e-Subpoena for courts, police formally launched

The government officially launched on Wednesday, April 30, the e-Subpoena system aimed at helping secure better attendance of police witnesses in criminal cases.

The MOA on the e-Subpoena system is signed by Court Administrator Midas Marquez and PNP deputy chief Leonardo Espina. Photo credit: SC

The MOA on the e-Subpoena system is signed by Court Administrator Midas Marquez and PNP deputy chief Leonardo Espina. Photo credit: SC

At a formal ceremony held at Camp Crame in Quezon City, Court Administrator Midas Marquez and Philippine National Police deputy director-general Leonardo Espina signed the memorandum of agreement (MOA) paving the way for the adoption the an online-based subpoena system.

SC chief justice Maria Lourdes Sereno, Department of Justice (DOJ) sec. Leila de Lima, and Department of Interior and Local Government (DILG) sec. Mar Roxas also attended the event and stood as witnesses.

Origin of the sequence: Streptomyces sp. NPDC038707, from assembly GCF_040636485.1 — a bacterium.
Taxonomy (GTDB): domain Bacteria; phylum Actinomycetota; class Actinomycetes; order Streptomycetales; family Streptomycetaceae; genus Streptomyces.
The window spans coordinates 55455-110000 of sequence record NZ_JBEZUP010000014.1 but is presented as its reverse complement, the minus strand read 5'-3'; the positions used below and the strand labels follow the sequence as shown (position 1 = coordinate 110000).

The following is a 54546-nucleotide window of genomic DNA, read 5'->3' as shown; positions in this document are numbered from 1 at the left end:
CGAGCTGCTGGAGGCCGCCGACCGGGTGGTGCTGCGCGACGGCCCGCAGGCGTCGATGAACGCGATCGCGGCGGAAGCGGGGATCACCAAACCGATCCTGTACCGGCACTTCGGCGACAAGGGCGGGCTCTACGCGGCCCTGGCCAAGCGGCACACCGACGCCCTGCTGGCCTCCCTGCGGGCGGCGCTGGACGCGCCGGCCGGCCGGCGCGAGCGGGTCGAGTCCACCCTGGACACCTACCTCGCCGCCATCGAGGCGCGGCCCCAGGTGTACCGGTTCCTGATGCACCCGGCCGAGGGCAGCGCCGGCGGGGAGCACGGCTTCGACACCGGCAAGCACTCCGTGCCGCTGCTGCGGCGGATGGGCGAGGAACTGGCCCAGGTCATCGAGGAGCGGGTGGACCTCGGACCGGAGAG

The e-Subpoena, which was approved by the SC en banc, is a Web-based system designed to prevent delay in disposition of cases caused by non-attendance of PNP witnesses.

Based on initial information, it appears that the online system will only be used by the courts to send e-subpoena to police personnel and not to private litigants in court.

The electronic system, an initiative of the Justice Sector Coordinating Council, will be piloted at the Quezon City trial courts and in PNP stations in the city.

In a report, the Philippine Daily Inquirer said the e-Subpoena process starts with the clerk of court sending the details of the subpoena via the Internet to a police unit where a police witness is ‎assigned.

“The Chief of Police of that unit will then acknowledge the subpoena, print a copy, and hand it to the witness,” the report said.

Sereno called the e-Subpoena system a “breakthrough,” saying delays caused by non-appearance of witnesses can be attributed to the country’s archaic postal system.

De Lima, on the other hand, said that while it took a long time before the government finally used technology to enhance court processes, initial work towards computerization has nonetheless commenced under the current administration.

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